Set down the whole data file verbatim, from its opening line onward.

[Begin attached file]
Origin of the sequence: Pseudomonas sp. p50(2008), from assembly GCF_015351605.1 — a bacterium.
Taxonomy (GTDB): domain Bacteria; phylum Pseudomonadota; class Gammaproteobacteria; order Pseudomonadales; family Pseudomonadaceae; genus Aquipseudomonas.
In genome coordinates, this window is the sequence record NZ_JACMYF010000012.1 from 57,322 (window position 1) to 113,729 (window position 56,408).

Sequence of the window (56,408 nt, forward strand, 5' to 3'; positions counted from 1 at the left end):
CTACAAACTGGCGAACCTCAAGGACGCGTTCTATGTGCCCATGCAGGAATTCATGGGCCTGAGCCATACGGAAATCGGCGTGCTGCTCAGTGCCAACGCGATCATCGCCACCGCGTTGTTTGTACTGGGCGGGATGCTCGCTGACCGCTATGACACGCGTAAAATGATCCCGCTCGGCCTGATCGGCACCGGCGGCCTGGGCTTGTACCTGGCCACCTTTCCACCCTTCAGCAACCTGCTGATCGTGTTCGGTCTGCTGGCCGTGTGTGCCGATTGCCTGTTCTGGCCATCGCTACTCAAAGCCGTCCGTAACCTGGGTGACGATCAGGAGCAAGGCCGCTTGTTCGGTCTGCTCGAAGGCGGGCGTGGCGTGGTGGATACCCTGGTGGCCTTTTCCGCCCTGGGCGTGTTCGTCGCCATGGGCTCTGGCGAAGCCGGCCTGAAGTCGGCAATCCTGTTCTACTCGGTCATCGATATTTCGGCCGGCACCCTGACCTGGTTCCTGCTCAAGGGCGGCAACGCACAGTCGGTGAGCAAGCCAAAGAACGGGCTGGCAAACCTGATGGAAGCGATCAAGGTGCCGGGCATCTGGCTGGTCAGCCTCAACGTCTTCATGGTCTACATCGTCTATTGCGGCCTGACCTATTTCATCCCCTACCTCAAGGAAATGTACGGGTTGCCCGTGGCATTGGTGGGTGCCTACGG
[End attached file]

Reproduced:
Origin of the sequence: Pseudomonas sp. p50(2008), from assembly GCF_015351605.1 — a bacterium.
Taxonomy (GTDB): domain Bacteria; phylum Pseudomonadota; class Gammaproteobacteria; order Pseudomonadales; family Pseudomonadaceae; genus Aquipseudomonas.
In genome coordinates, this window is the sequence record NZ_JACMYF010000012.1 from 57,322 (window position 1) to 113,729 (window position 56,408).

Sequence of the window (56,408 nt, forward strand, 5' to 3'; positions counted from 1 at the left end):
CTACAAACTGGCGAACCTCAAGGACGCGTTCTATGTGCCCATGCAGGAATTCATGGGCCTGAGCCATACGGAAATCGGCGTGCTGCTCAGTGCCAACGCGATCATCGCCACCGCGTTGTTTGTACTGGGCGGGATGCTCGCTGACCGCTATGACACGCGTAAAATGATCCCGCTCGGCCTGATCGGCACCGGCGGCCTGGGCTTGTACCTGGCCACCTTTCCACCCTTCAGCAACCTGCTGATCGTGTTCGGTCTGCTGGCCGTGTGTGCCGATTGCCTGTTCTGGCCATCGCTACTCAAAGCCGTCCGTAACCTGGGTGACGATCAGGAGCAAGGCCGCTTGTTCGGTCTGCTCGAAGGCGGGCGTGGCGTGGTGGATACCCTGGTGGCCTTTTCCGCCCTGGGCGTGTTCGTCGCCATGGGCTCTGGCGAAGCCGGCCTGAAGTCGGCAATCCTGTTCTACTCGGTCATCGATATTTCGGCCGGCACCCTGACCTGGTTCCTGCTCAAGGGCGGCAACGCACAGTCGGTGAGCAAGCCAAAGAACGGGCTGGCAAACCTGATGGAAGCGATCAAGGTGCCGGGCATCTGGCTGGTCAGCCTCAACGTCTTCATGGTCTACATCGTCTATTGCGGCCTGACCTATTTCATCCCCTACCTCAAGGAAATGTACGGGTTGCCCGTGGCATTGGTGGGTGCCTACGG